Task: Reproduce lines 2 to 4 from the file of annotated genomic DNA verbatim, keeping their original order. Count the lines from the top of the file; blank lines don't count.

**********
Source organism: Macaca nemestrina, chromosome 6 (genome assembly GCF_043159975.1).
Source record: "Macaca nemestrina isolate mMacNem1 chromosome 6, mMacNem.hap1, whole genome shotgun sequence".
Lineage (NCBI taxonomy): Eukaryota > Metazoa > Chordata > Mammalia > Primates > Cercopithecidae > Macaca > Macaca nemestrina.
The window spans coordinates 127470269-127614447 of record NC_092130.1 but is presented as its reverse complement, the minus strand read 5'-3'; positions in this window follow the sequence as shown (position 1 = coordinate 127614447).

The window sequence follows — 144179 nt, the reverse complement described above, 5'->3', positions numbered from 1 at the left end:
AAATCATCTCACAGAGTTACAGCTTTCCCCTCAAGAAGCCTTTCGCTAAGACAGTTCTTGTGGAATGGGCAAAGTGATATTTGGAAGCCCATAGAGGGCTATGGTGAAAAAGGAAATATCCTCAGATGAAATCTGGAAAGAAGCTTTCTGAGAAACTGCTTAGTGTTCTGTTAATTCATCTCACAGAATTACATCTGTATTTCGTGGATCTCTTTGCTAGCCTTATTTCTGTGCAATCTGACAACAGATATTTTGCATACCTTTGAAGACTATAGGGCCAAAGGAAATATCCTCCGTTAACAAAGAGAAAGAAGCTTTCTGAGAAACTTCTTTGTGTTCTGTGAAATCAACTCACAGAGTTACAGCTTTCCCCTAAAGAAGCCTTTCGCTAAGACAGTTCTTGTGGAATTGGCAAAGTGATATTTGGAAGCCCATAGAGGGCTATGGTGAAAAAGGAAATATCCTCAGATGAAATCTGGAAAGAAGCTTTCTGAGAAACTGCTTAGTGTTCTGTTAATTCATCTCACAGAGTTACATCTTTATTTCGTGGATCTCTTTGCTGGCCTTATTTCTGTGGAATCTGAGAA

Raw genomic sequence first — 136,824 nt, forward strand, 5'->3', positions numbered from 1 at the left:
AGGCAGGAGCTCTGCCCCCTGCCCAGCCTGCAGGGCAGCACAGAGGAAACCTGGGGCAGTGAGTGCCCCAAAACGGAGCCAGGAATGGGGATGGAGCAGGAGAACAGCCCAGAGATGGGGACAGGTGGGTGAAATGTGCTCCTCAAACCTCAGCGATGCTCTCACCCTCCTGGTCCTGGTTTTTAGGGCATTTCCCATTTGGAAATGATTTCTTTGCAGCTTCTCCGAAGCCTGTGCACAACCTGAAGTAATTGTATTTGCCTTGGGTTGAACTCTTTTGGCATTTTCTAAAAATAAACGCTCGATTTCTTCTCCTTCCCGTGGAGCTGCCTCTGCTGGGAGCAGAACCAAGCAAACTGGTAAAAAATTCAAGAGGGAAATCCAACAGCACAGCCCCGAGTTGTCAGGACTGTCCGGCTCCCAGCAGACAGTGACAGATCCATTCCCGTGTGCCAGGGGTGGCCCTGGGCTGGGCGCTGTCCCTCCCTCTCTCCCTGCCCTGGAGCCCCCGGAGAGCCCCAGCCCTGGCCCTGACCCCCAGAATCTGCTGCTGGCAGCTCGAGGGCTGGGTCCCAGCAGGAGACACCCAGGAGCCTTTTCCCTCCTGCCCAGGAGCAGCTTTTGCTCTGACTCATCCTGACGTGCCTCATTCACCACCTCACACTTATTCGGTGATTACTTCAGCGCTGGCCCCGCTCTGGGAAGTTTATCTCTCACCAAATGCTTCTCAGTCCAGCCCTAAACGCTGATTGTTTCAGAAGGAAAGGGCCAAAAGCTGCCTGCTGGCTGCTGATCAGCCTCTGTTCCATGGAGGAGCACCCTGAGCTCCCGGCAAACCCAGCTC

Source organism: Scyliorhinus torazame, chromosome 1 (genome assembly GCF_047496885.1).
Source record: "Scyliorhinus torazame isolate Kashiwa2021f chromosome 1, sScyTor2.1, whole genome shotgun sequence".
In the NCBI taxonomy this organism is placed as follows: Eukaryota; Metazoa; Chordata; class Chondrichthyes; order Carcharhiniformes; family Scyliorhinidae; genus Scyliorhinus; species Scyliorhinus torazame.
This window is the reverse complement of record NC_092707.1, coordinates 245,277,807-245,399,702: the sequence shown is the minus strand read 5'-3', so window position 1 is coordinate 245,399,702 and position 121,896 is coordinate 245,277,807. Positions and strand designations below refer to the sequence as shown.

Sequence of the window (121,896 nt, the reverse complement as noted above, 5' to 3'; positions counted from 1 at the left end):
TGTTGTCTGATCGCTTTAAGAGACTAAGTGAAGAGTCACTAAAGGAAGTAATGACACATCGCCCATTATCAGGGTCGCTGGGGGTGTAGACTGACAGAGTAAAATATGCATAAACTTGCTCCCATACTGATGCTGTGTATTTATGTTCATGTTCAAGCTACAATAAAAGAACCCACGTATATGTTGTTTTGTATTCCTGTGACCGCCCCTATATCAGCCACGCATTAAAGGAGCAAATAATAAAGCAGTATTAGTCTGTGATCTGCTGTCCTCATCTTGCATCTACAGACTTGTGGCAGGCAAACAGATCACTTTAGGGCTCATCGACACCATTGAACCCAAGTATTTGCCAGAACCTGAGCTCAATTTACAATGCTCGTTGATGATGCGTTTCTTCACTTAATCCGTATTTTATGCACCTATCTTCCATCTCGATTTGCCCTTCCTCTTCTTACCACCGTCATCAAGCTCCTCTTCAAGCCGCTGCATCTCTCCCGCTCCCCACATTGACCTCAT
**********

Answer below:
Source record: "Macaca nemestrina isolate mMacNem1 chromosome 6, mMacNem.hap1, whole genome shotgun sequence".
Lineage (NCBI taxonomy): Eukaryota > Metazoa > Chordata > Mammalia > Primates > Cercopithecidae > Macaca > Macaca nemestrina.
The window spans coordinates 127470269-127614447 of record NC_092130.1 but is presented as its reverse complement, the minus strand read 5'-3'; positions in this window follow the sequence as shown (position 1 = coordinate 127614447).